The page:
ZESA fails to honour ring-fencing agreements

By Staff reporter | 11 Nov 2019 at 20:57hrs
Players in the mining industry say the country's power utility, ZESA needs to honour its contractual agreement of placing mining firms on dedicated power lines, as incessant blackouts continue to pose a threat to output.

This comes as most mining companies signed and prepaid in forex dedicated contracts with ZESA for electricity supply.

Chamber of Mines Lead Researcher Albert Makochekanwa told a breakfast meeting while presenting  the State Of The Zimbabwe Mining Industry Report that the majority of mining companies surveyed this year had highlighted that ZESA was not honouring what it had signed for.

In the report, 70% of respondents are expecting the power situation to deteriorate in 2020, while 30% are of the view that the power situation will remain the same. The respondents said power outages had resulted in output losses with 50% of respondents having lost more than 20% production.

ZETDC retail manager Owen Mavengere admitted that the power utility had not kept its side of the bargain mainly due to expensive imports.  "I will agree that perhaps, we could not give power 24/7 per contract because of various issues. Primarily because the imports we are talking about are extremely expensive. When Eskom turns on their gas turbines the tariff goes to as high as 31 US cents. During such periods we then cannot afford to have power".

Zimbabwe's mining industry has projected that power requirements will more than double in the next two and half years in line with the country's ambitious plan to raise mining output and earn the country US$12 billion a year.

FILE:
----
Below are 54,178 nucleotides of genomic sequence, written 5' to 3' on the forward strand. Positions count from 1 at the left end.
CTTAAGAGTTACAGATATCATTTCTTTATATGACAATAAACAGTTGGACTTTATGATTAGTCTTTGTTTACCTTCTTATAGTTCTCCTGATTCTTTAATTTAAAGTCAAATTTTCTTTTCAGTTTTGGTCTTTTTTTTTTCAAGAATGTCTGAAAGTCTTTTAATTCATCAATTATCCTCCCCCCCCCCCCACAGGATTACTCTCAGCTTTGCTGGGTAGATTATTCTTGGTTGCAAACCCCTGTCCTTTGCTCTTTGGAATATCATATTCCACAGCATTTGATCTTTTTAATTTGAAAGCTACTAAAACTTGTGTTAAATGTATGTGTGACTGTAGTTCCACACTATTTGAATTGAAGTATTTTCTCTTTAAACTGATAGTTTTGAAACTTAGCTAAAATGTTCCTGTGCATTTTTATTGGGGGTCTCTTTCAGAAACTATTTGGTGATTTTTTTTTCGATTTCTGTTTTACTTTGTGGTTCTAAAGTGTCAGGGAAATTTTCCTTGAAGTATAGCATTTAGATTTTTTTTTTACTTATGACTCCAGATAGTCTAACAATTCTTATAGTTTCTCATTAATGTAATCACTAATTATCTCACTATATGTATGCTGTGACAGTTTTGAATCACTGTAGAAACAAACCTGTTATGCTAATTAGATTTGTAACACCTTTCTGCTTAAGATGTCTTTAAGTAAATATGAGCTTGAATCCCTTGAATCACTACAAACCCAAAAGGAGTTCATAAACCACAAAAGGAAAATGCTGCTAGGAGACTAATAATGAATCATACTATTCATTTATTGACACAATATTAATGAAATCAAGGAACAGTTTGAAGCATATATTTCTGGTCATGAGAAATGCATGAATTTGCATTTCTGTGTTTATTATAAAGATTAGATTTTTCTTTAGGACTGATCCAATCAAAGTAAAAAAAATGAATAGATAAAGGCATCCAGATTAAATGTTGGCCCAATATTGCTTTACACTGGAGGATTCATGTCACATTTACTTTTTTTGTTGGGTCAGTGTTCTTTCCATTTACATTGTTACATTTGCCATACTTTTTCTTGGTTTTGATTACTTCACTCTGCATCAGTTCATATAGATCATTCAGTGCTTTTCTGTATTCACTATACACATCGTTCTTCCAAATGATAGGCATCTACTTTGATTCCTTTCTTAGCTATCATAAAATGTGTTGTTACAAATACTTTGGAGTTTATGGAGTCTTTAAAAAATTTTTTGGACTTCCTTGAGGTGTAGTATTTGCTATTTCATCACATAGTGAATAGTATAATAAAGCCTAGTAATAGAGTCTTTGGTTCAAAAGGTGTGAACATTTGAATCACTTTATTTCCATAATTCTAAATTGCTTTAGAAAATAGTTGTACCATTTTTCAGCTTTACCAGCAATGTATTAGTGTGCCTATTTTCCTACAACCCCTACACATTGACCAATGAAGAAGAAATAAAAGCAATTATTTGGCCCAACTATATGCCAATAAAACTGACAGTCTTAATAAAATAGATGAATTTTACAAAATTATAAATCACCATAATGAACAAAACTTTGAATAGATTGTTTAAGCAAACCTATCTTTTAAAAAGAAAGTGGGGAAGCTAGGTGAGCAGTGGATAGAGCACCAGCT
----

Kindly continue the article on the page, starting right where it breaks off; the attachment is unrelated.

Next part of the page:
On high cost of production, almost all respondents (100%) indicated that their cost of production had increased by more than 20% in 2019, compared to 2018. They argued that the surrendered portion to RBZ is liquidated at the interbank rate at a time local inputs are priced at a factor which is around twice the interbank rate.

"All respondents indicated that their viability has been impacted negatively with 80% failing to break even," reads the report.

Chamber of Mines chief executive Isaac Kwesu said that local suppliers had increased prices by up to 30 times this year, which meant the Zimbabwe dollar payments at the official exchange rate were inadequate. Some of the suppliers are pricing their inputs according to the inflationary pressures and parallel exchange rate which makes it difficult for miners to bear the burden.

"Our miners are now paid at a deep discount, which makes us uncompetitive when compared with our neighbours."

"They argued that the surrendered portion is liquidated at interbank rate, while local inputs are priced at a factor twice the interbank rate. Almost all respondents said that this situation has impacted negatively on viability of their operations, with 80% respondents indicating that they were failing to break even," the report stated.

Almost all respondents indicated that the current foreign exchange retention thresholds are inadequate due to high imports of critical materials for production and emerging demands on mining for payment of electricity bills, royalty and fuel in forex.

Delays in payments for gold delivered to Fidelity Printers and Refiners were highlighted in the report.

The mining industry is projected to record decline in output growth with majority of respondents indicating that their output for 2019 will be less than 2018 by a range of between 10-40% on the back of power outages, in adequate foreign exchange retentions and high cost of production.

Average capacity utilization for the mining industry is at around 70% in 2019, compared to 75% in 2018.

In 2019, the activities in the mining sector remained predominantly concentrated on six key mineral categories (gold, PGMs, diamond, nickel, chrome and coal) accounting for 95% of the value of minerals generated this year. But, the recent emergence of lithium onto the global mining space has brought a new dimension to the Zimbabwe mining landscape.



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